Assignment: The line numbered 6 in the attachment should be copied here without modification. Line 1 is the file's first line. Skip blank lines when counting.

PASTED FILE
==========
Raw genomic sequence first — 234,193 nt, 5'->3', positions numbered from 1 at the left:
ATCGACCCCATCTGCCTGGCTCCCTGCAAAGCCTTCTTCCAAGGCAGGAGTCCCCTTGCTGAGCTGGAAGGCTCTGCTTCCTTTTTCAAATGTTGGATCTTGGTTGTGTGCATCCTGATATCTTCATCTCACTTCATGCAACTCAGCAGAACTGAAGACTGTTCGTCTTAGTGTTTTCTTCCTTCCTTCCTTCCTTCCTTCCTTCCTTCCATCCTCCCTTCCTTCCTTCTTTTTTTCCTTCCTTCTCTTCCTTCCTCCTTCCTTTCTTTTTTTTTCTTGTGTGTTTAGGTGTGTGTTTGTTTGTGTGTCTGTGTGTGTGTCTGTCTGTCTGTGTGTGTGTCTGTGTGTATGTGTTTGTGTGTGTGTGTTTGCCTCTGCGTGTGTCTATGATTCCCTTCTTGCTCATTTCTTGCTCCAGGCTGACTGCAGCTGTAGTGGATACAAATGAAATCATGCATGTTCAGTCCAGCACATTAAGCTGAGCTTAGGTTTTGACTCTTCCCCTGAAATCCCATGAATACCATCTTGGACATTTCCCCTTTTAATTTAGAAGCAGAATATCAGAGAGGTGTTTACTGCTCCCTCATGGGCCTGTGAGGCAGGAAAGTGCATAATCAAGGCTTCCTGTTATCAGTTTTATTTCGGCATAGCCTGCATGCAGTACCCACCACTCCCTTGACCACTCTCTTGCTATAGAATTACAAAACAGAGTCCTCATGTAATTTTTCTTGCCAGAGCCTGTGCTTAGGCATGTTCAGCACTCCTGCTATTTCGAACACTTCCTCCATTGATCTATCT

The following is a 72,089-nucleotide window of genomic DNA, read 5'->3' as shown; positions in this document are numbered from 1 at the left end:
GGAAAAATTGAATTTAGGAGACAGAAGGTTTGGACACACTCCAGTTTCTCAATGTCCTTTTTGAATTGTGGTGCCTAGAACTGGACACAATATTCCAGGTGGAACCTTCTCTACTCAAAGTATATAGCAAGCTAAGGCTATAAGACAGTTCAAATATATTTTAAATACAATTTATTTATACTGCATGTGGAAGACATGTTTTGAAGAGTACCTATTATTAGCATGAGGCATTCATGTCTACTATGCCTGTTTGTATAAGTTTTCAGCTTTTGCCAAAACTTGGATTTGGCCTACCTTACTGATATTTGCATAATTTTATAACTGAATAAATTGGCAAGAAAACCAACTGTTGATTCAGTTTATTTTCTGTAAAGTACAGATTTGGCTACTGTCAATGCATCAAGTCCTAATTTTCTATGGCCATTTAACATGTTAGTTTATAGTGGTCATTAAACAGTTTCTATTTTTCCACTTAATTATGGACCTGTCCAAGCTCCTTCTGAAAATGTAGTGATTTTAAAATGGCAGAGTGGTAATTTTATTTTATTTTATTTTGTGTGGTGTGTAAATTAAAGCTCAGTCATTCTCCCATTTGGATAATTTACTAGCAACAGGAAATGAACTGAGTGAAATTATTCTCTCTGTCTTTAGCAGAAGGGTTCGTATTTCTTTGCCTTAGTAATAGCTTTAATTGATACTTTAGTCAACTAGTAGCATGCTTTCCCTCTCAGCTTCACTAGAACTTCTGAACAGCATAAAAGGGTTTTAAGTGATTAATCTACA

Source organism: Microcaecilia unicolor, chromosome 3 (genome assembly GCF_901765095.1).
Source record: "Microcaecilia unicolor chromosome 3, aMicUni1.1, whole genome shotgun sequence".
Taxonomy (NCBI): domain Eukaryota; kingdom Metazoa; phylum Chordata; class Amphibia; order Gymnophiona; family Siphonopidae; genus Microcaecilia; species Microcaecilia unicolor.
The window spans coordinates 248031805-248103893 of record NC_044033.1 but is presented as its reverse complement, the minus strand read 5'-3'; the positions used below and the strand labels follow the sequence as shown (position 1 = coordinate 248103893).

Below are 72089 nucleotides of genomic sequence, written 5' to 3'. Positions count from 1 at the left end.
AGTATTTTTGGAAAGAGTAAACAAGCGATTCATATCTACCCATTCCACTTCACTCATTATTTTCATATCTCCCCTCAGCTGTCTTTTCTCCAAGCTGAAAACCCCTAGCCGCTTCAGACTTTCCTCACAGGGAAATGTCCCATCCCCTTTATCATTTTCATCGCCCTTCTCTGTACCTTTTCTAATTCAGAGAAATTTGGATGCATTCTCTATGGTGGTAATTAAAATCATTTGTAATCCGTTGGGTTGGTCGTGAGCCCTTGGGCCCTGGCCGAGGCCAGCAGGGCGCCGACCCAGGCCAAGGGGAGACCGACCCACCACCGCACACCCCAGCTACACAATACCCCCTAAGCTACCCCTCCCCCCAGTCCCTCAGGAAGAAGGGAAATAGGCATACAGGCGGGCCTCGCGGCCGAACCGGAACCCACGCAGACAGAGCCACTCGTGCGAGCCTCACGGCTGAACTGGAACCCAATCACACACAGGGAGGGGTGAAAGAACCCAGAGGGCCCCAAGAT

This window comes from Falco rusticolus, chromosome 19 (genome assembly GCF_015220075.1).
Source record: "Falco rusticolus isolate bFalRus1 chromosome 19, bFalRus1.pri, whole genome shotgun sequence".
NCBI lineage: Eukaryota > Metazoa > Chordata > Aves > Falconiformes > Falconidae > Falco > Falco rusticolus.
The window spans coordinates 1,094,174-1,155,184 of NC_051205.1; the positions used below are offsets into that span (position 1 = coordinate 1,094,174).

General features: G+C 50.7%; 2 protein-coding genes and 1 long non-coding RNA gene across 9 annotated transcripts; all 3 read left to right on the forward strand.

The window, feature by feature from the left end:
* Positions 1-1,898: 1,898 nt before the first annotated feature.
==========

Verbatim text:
Source record: "Microcaecilia unicolor chromosome 3, aMicUni1.1, whole genome shotgun sequence".